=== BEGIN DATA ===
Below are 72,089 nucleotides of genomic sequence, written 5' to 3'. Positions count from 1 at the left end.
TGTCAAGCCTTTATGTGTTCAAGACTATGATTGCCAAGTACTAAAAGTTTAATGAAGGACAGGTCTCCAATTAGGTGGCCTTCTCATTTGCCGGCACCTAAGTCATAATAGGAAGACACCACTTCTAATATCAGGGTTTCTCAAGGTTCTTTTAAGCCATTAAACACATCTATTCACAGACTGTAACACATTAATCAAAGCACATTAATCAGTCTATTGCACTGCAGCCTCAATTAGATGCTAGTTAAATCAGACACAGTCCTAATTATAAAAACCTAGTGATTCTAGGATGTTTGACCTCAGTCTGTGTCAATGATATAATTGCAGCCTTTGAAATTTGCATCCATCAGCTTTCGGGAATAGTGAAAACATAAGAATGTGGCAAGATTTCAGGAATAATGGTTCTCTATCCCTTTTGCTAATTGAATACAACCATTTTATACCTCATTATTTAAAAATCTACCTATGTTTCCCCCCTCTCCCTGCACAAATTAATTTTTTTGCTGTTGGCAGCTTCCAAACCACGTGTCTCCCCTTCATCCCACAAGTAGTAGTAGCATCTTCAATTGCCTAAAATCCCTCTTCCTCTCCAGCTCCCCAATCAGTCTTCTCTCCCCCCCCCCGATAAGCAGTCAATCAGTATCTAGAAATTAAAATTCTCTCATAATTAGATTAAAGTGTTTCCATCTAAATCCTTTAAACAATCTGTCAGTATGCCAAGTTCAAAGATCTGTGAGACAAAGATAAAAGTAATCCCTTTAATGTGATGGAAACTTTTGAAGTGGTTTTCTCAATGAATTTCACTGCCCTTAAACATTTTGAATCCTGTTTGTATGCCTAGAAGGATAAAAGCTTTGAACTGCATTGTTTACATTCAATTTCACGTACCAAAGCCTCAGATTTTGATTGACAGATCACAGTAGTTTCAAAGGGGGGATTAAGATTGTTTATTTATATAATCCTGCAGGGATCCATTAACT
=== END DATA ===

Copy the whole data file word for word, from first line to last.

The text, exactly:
Below are 72,089 nucleotides of genomic sequence, written 5' to 3'. Positions count from 1 at the left end.
TGTCAAGCCTTTATGTGTTCAAGACTATGATTGCCAAGTACTAAAAGTTTAATGAAGGACAGGTCTCCAATTAGGTGGCCTTCTCATTTGCCGGCACCTAAGTCATAATAGGAAGACACCACTTCTAATATCAGGGTTTCTCAAGGTTCTTTTAAGCCATTAAACACATCTATTCACAGACTGTAACACATTAATCAAAGCACATTAATCAGTCTATTGCACTGCAGCCTCAATTAGATGCTAGTTAAATCAGACACAGTCCTAATTATAAAAACCTAGTGATTCTAGGATGTTTGACCTCAGTCTGTGTCAATGATATAATTGCAGCCTTTGAAATTTGCATCCATCAGCTTTCGGGAATAGTGAAAACATAAGAATGTGGCAAGATTTCAGGAATAATGGTTCTCTATCCCTTTTGCTAATTGAATACAACCATTTTATACCTCATTATTTAAAAATCTACCTATGTTTCCCCCCTCTCCCTGCACAAATTAATTTTTTTGCTGTTGGCAGCTTCCAAACCACGTGTCTCCCCTTCATCCCACAAGTAGTAGTAGCATCTTCAATTGCCTAAAATCCCTCTTCCTCTCCAGCTCCCCAATCAGTCTTCTCTCCCCCCCCCCGATAAGCAGTCAATCAGTATCTAGAAATTAAAATTCTCTCATAATTAGATTAAAGTGTTTCCATCTAAATCCTTTAAACAATCTGTCAGTATGCCAAGTTCAAAGATCTGTGAGACAAAGATAAAAGTAATCCCTTTAATGTGATGGAAACTTTTGAAGTGGTTTTCTCAATGAATTTCACTGCCCTTAAACATTTTGAATCCTGTTTGTATGCCTAGAAGGATAAAAGCTTTGAACTGCATTGTTTACATTCAATTTCACGTACCAAAGCCTCAGATTTTGATTGACAGATCACAGTAGTTTCAAAGGGGGGATTAAGATTGTTTATTTATATAATCCTGCAGGGATCCATTAACT